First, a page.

Taxpayers who did not file a tax return for 2014 may be due a refund from that year. However, a Taxpayer must claim their refund by this year’s April 17 tax deadline. To claim a refund, taxpayers must file a 2014 federal income tax return. Here are some facts about unclaimed 2014 refunds:
- The law generally provides a three-year window to claim a tax refund. For 2014 returns, the window closes on April 17, 2018. If the Taxpayer timely filed for an extension of their 2014 return, the deadline is extended until October 15, 2018.
- The law requires that taxpayers properly address, mail and postmark their 2014 tax returns by April 17, 2018, to claim their refund. Tax year 2014 tax returns cannot be electronically filed.
- After three years, unclaimed refunds become property of the U.S. Treasury. There is no penalty for filing a late return if taxpayers are due a refund.
- The IRS may hold 2014 refunds if taxpayers have not filed tax returns for 2015, 2016 and 2017. The U.S. Treasury will apply the refund to any federal or state tax owed. Refunds may also be held to offset unpaid child support or past due federal debts such as student loans.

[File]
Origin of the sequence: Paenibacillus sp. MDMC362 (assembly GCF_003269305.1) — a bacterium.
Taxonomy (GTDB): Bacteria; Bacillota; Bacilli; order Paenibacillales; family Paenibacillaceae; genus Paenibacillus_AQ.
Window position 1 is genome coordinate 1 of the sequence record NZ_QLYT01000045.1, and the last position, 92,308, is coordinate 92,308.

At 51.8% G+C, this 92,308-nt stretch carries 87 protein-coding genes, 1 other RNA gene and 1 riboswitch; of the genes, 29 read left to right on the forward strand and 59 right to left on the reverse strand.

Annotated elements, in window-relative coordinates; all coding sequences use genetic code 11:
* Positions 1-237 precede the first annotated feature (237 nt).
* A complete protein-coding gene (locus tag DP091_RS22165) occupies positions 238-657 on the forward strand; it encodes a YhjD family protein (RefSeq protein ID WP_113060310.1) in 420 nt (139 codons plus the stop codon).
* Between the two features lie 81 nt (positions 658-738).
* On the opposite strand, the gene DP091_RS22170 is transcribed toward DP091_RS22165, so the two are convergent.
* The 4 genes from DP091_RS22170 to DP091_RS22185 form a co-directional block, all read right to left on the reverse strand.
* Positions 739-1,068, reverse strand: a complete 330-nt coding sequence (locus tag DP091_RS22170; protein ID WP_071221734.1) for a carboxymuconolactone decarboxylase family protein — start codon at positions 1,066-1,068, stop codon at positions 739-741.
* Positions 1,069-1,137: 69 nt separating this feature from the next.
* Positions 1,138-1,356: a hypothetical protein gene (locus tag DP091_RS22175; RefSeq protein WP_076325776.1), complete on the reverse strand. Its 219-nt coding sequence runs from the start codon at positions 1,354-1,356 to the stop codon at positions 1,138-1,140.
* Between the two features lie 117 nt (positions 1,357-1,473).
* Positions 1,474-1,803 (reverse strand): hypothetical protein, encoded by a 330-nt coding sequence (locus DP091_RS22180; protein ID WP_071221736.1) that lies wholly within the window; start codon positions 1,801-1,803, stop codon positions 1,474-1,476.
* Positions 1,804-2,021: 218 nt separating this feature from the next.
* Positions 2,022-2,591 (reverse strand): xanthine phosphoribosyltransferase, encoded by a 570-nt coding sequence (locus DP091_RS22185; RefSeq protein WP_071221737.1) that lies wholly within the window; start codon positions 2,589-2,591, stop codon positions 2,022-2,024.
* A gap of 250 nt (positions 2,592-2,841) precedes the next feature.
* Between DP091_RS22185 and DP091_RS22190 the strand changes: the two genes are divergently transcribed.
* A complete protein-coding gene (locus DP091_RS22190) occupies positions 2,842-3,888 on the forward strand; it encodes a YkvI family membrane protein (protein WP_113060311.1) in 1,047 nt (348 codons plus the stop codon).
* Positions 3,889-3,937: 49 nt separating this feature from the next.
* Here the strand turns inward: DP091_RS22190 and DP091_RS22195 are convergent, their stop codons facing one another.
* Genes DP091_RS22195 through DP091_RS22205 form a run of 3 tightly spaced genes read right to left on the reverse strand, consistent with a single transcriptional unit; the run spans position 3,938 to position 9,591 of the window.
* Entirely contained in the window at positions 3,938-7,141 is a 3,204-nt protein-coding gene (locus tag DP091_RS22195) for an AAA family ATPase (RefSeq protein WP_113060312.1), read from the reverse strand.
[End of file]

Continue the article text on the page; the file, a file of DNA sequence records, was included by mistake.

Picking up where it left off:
- Taxpayers who are missing Forms W-2, 1098, 1099 or 5498 for prior years should ask for copies from employers, banks or other payers. Taxpayers unable to get these copies can request a wage and income transcript either online or by mail. Taxpayers can also file Form 4506-T to get a transcript.
- The three-year window also usually applies to a refund from an amended return. In general, you must file Form 1040X Amended U.S. Individual Income Tax Return, within three years from the date you filed your original tax return. You can also file it within two years from the date you paid the tax, if that date is later than the three-year rule. That means the deadline for most people to amend their 2014 tax return and claim a refund will expire on April 17, 2018.